Canada & Border Information

canada-801569_960_720[1]For border crossing information visit the following websites:

For re-entry to the U.S.
http://www.cbp.gov/travel/us-citizens/western-hemisphere-travel-initiative

For entry to Canada
http://www.cbsa-asfc.gc.ca/prog/canpass/rabc-pfre/menu-eng.html

Quetico Provincal Park

Quetico Provincal Park is a protected, pristine wilderness retreat of international acclaim west of Lake Superior on the U.S. - Canada border. The park's tangled network of lakes once formed water routes traveled by Ojibway and fur traders. Now it is primarily the destination of experienced canoeists seeking solitude and rare glimpses of wildlife by cascading waterfalls, glassy lakes and endless forests. The park is accessible at five points by canoe and one by car (to the Dawson Trail Campground).

Park Activities:

Wildlife Viewing
The park abounds in wildlife with one area boasting four moose per square mile, one of the highest densities in the province. The canoeist stands an excellent chance of seeing moose, beaver, otter, marten and the bald eagle (common in Quetico, but rare elsewhere). There are red squirrels, chipmunks, beaver and mink as well as 90 species of birds nesting here.

Boating
Motorboats are not permitted on the lakes and waterways of Quetico Park, except in the Lac La Croix and Beaverhouse area. Only the Lac La Croix Guides are permitted to use motorboats, limited to 10 horsepower motors or smaller, a maximum of four per day, and only on 10 lakes.

Swimming
At Dawson Trail Campground, visitors can swim at beaches along the shore of French Lake. Of course, visitors to the interior will find many opportunities to take a dip.

Cycling
Cycling is permitted in Dawson Trail Campground but not on hiking trails.

Winter Activities
Quetico is being used more and more for winter camping, snowshoeing, cross-country skiing and ice fishing. There are no groomed trails and snowmobiles are prohibited.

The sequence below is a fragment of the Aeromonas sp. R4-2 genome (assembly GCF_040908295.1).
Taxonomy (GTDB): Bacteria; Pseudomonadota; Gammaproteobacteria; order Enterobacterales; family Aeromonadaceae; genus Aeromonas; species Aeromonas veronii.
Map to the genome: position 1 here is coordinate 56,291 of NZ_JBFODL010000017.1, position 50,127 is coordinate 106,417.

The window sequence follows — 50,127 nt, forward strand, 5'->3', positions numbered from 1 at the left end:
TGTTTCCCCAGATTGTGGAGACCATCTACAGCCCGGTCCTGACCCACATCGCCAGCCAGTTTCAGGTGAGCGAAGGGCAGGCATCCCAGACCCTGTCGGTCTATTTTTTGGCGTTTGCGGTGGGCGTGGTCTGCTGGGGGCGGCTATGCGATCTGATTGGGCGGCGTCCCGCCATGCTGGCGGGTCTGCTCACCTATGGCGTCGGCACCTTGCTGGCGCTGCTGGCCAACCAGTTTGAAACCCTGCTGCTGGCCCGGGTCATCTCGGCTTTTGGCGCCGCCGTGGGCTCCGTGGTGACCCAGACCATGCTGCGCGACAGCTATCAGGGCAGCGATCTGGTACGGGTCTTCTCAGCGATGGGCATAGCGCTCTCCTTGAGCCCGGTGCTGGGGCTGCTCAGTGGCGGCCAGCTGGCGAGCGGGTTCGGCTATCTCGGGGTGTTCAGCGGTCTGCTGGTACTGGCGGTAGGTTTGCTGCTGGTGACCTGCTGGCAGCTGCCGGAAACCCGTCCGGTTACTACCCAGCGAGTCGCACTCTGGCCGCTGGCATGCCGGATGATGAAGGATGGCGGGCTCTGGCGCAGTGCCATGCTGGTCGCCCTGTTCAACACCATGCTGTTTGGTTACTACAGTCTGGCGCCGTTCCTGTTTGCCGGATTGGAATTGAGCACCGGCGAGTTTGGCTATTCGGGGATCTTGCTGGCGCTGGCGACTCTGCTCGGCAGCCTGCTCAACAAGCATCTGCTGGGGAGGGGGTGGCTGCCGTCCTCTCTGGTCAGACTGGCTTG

Camping
The Dawson Trail Campground at French Lake is the only entrance for drive-in camping. The 107 campsites, 49 of which have electricity, are close to comfort stations, showers, a laundromat and other amenities.

  • Picnic and Day Use - Yes
  • Electric Sites - 49
  • Visitor Centre - At Dawson Trail campground
  • Barrier Free Access Visitor Centre, Pickerel River Trail, Dawson Trail, Laundromat, shower, flush toilet
  • Park Store - Friends of Quetico sell park souvenirs at stores in Dawson Trail Campground and Prairie Portage.
  • Showers - At Dawson Trail Campground
  • Flush Toilets - At Dawson Trail Campground
  • Laundromat - At Dawson Trail Campground
  • Play Area - There is a playground in Pickerel Beach day-use area at Dawson Trail Campground.
  • Rentals - Local outfitters can provide supplies necessary for a canoe trip into the park interior.
  • Off Season - Self-serve (Cash only - Canadian or U.S. dollars accepted)

Quetico Park Backcountry

People canoing in wilderness

People canoing in wilderness

Quetico is primarily a wilderness canoeing park. There are 2,200 backcountry (interior) campsites, accessible by canoe, scattered around the park on over 600 lakes.

Canoeists can enter the park at six access points, where ranger stations sell park permits and offer more information, including detailed maps of the park.

Each of the six entry stations offers a different park experience: Dawson Trail Ranger Station (40 km east of Atikokan) and Atikokan Ranger Station (in the town of Atikokan) are the only park stations accessible by car. Cache Bay and Prairie Portage Ranger Stations border Minnesota. Lac La Croix Entry Station is right by the Lac La Croix First Nations Reserve, and both Beaverhouse and the Lac La Croix entry stations are staffed by members of the Lac La Croix First Nations Band.

Contact the park at (807) 597-2735 in advance to receive trip planning information by mail. Each park access station can issue a limited number of camping permits.

Visitors entering Quetico directly from the United States must obtain a Remote Area Border Crossing Permit from Canada Immigration (or by mail from Canada Customs) before crossing.

Ontario, Canada Recreation Fishing Regulations Summary
canada-regs